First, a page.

FireHOL support for ipset

ipset is command line utility that allows the firewall admins to manage large lists of IPs.

ipset is independent of iptables. Once a collection of IPs has been created with ipset, iptables and FireHOL can use it. Adding or removing IPs to/from the collection, does not need any change at the firewall. Collections are manipulated by the ipset command and the firewall will automatically use the new IPs.

An ipset collection is defined by its name. To create an new collection run on a shell:

ipset create NAME hash:ip

To see the active collections, run:

ipset list -n

-n is required to show just the names. Without it, ipset will also dump the entire collection.

To add IPs to our collection, run:

ipset add NAME

to delete IPs from our collection, run:

ipset del NAME

Check the manual page of ipset for more information.

FireHOL support for ipset has two aspects:

Matching ipset collections in FireHOL rules

FireHOL can use ipset collections for matching packets in all its statements. They are part of the src and dst keywords. For example, to allow smtp requests from all the clients in a collection, use:

server smtp accept src ipset:NAME

To all the servers IPs of a collection:

server smtp accept dst ipset:NAME

Matching both clients' and servers' IPs is also possible:

server smtp accept src ipset:NAME dst ipset:NAME

You can actually use ipset:NAME like an IP, in all statements:

blacklist full ipset:BADGUYS
transparent_squid 3128 "root squid proxy" inface eth0 \
         src ipset:mylans \
         dst not ipset:servers_that_dont_like_proxies
mark 1 OUTPUT dst "ipset:NAME"
server smtp accept src " ipset:NAME1 ipset:NAME2" \
                   dst not "ipset:NAME3 ipset:NAME4"

The good thing about ipset is that you can manipulate the IPs without restarting the firewall. Just add or remove IPs or networks with the ipset command, and immediately the firewall will use the new IPs.

The bad thing is that the ipset collection must exist before activating the firewall. This is why FireHOL can initialize the ipset collections for you:

Defining ipset collections in FireHOL

FireHOL has an ipset helper. It is a wrapper around the real ipset command and is handled internally within FireHOL in such a way so that the ipset collections defined in the configuration will be activated before activating the firewall.

FireHOL is also smart enough to restore the ipsets after a reboot, before it restores the firewall, so that everything will work as seamlessly as possible.

The ipset helper has the same syntax with the real ipset command. So in FireHOL you just add the ipset statements you need, and FireHOL will do the rest.

Keep in mind that each ipset collection is either IPv4 or IPv6. In FireHOL prefix ipset with either ipv4 or ipv6 and FireHOL will choose the right IP version.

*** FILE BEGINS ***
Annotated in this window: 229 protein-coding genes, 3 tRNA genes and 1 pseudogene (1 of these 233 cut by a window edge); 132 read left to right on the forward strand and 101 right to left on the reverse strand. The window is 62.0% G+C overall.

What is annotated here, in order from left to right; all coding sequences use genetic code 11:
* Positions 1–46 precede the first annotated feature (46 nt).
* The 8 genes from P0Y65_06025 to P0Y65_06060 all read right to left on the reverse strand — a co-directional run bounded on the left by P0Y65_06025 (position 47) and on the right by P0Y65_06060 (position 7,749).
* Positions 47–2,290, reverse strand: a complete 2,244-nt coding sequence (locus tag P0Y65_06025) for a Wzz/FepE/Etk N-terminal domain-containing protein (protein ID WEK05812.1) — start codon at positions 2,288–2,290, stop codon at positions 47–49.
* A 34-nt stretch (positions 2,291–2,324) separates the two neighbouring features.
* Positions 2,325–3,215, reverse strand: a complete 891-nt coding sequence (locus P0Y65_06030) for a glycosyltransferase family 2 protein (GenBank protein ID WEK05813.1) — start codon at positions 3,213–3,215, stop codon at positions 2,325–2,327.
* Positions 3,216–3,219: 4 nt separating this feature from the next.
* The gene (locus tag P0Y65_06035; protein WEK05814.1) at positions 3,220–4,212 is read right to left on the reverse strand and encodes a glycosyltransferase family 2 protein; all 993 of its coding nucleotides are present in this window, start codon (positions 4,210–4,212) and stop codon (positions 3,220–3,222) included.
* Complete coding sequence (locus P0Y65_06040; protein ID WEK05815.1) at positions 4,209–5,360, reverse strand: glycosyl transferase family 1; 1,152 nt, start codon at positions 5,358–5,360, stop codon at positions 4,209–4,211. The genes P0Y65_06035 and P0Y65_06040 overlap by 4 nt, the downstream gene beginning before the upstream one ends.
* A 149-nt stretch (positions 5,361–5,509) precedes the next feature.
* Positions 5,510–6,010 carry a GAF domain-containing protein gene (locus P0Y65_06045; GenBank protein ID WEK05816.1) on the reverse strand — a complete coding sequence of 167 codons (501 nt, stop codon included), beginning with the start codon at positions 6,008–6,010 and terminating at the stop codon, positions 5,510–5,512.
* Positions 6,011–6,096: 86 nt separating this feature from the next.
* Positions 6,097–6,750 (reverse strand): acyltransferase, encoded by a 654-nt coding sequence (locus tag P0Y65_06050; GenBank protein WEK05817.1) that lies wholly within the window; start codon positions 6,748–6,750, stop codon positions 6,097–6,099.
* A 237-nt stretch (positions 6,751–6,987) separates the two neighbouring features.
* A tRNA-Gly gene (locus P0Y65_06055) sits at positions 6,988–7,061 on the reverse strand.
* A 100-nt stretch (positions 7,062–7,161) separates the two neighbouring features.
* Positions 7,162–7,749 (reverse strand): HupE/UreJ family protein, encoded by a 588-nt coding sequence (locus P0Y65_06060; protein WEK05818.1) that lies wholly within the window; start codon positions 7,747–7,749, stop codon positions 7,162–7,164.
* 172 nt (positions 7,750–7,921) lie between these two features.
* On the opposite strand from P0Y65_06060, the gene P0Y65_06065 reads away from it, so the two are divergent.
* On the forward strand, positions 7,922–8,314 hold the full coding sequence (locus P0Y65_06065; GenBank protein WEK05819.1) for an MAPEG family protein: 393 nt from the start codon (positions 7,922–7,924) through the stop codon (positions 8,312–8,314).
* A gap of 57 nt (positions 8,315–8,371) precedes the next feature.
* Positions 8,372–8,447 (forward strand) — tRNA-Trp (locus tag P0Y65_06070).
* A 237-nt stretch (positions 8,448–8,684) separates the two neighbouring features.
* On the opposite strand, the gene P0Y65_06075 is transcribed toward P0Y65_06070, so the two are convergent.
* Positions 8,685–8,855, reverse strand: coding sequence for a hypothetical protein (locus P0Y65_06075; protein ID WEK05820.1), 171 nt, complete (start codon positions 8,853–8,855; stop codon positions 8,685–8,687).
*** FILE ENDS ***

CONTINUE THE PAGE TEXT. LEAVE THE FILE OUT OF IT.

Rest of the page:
The FireHOL helper also allows mass import of ipset collections from files. This is done with ipset addfile command. This command is only supported from within firehol.conf. It will not work on your terminal.

The ipset addfile command will get a filename, remove all comments (anything after a # on the same line), trim any empty lines and spaces, and add all the remaining lines to ipset, as if each line of the file was run as ipset add COLLECTION_NAME IP_FROM_FILE [other options].

The syntax of the ipset addfile command is:

ipset addfile COLLECTION_NAME [ip|net] filename [other ipset add options]

Example in firehol.conf

ipv4 ipset create badguys hash:ip
ipv4 ipset add badguys
ipv4 ipset addfile badguys file-with-the-bad-guys-ips.txt


ipv4 blacklist full ipset:badguys

The ipset add command implemented in FireHOL also allows you to give multiple IPs separated by comma or enclosed in quotes and separated by space. This will also not work on your terminal.

ipv4 ipset create badguys hash:ip
ipv4 ipset add badguys,, # << comma separated
ipv4 ipset add badguys ""  # << space separated in quotes

Real life example

The url contains a list of IPs that we would like to block.

Get this file to /etc/firehol/ with:

cd /etc/firehol
wget ""

open /etc/firehol/firehol.conf and add these:

# one collection for the single IPs
ipv4 ipset create emerging_block_ips hash:ip
ipv4 ipset addfile emerging_block_ips ips emerging-Block-IPs.txt

# another collection for the networks
ipv4 ipset create emerging_block_nets hash:net
ipv4 ipset addfile emerging_block_nets nets emerging-Block-IPs.txt

# blacklist them
ipv4 blacklist full ipset:emerging_block_ips ipset:emerging_block_nets

Now, create a small script to update it daily:


tmp=$(mktemp) || exit 1
wget -O $tmp ""
if [ $? -ne 0 -o ! -s $tmp ]
    rm $tmp
    echo >&2 "Cannot download blacklist."
    exit 1

# update the ipsets
firehol ipset_update_from_file emerging_block_ips ips $tmp
firehol ipset_update_from_file emerging_block_nets nets $tmp
rm $tmp

As you can see we called FireHOL, but this just updates the IPs in the ipsets. It does not touch the firewall. After the ipset_update_from_file parameter, FireHOL accepts everything ipset addfile accepts.